We moved back to Colorado  to be closer to family when our eldest graduated high school.  We purchased our home in the mountains, and over the years, turned our acre into a partial homestead – gardening in the mountains takes a great deal more effort than it does on the plains!  We have succumbed to “chicken math” – our flock is ever growing.  Husband started a rooster rescue last year; with roosters we’ve raised and roosters we have rescued locally and from the Foothills Animal Shelter, we are  at 12 roosters.  A few live with the flock of hens, but the rest live in the rescue pens, living a much happier life than they had before.  Several of our hens are also rescues; most notable is Sky (Skywalker) who was running around a Denver neighborhood for three weeks before a local concerned citizen found the Colorado Chickens page on Facebook and asked someone to come get her. So we did.  she gained her name by spending her first day here 30 feet up in one of the large pines in our yard.  Within days, she fully integrated herself with the flock, and has lived here happily ever since.

Over our years back here in Colorado, we’ve done a variety of work – husband worked in elder care, I ran a store and contract postal station, worked in another contract postal station, nannied, worked as a school photographer, and in the past two years, I’ve gone back to museum work, first as a volunteer for History Colorado, then last year as an intern for Historic Georgetown, Inc/ Hammil House (a job found for me by my eldest child, who encouraged me to apply – thank you!)  and this year working as a docent for Hotel De Paris Museum in Georgetown; this is considerable clout in my mind, since Hotel De Paris is a National Trust for Historic Preservation site – the only one in Colorado.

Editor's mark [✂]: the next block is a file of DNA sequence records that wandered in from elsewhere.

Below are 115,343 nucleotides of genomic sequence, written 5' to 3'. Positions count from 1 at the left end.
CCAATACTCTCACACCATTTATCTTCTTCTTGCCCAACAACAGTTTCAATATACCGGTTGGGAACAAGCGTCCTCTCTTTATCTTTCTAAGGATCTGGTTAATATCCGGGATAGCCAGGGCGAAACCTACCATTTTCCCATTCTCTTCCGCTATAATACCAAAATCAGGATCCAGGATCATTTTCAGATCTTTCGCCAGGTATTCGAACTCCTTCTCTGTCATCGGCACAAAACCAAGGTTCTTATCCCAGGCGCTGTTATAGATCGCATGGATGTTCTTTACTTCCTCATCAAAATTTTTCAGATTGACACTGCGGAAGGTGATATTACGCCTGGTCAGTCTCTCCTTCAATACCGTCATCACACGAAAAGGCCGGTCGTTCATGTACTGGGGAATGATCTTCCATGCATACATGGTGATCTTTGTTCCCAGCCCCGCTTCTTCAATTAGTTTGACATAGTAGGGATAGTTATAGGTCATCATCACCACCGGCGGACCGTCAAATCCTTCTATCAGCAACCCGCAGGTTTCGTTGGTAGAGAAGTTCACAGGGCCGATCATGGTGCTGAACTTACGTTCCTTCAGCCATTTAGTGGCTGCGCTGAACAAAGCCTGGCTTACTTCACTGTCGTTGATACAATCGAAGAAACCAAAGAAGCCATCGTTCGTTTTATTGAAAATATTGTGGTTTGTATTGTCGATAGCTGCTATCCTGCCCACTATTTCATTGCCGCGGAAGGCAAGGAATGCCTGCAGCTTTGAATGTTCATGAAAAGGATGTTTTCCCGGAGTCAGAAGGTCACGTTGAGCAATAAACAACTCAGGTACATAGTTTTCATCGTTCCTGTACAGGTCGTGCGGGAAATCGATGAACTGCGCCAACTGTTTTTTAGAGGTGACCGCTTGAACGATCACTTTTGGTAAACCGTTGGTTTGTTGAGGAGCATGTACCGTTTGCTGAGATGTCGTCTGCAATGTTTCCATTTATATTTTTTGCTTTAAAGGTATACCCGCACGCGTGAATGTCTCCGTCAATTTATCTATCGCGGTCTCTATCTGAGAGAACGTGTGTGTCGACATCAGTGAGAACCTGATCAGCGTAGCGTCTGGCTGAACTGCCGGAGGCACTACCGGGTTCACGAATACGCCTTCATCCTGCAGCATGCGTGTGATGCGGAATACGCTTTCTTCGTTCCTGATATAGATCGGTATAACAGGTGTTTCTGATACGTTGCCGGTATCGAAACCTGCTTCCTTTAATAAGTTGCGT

Throughout most of that time, I was also writing Colorado History articles for Examiner.com – May 2009 to July 2016.  At the beginning of July, Examiner.com announced that they were shuttering their site and accepting no new articles.  The link now takes you to AXS.com,  and our work did not transfer.  I did manage to transfer all of my writing, all my articles to this blog. They are out of order – sorry about that.  Some of the multi-installment articles have been compiled into one posting – long postings.  In time, I will get the rest of my pictures for these articles back with them as well.

So now what? On to bigger and better things.  I’m starting a series of books – years ago, my mother and I wanted to write a book on Colorado cemeteries.  Her words, my photos.  Well, over the years, first marriage came and went, a second marriage happened, children came, a move across country and emphysema came – for mom.  That became a lung transplant, which was very successful for years; she passed in 2010 due to other causes.  The book never happened.

But it is happening now – in revised form.  A series of smaller books – my writing and photography, historical photos, lots of help from county and state archivists and historical societies.  99 counties, hundreds of cemeteries.  I’ve got my work cut out for me.

As this blog continues, it will have more history found on the way, excerpts from the books as I write them, photos, odd stories, stories of our adventures as we hunt down the information and write them – and, of course, publication information!

Wish us luck, stick with us. And I’m always happy to hear from folks.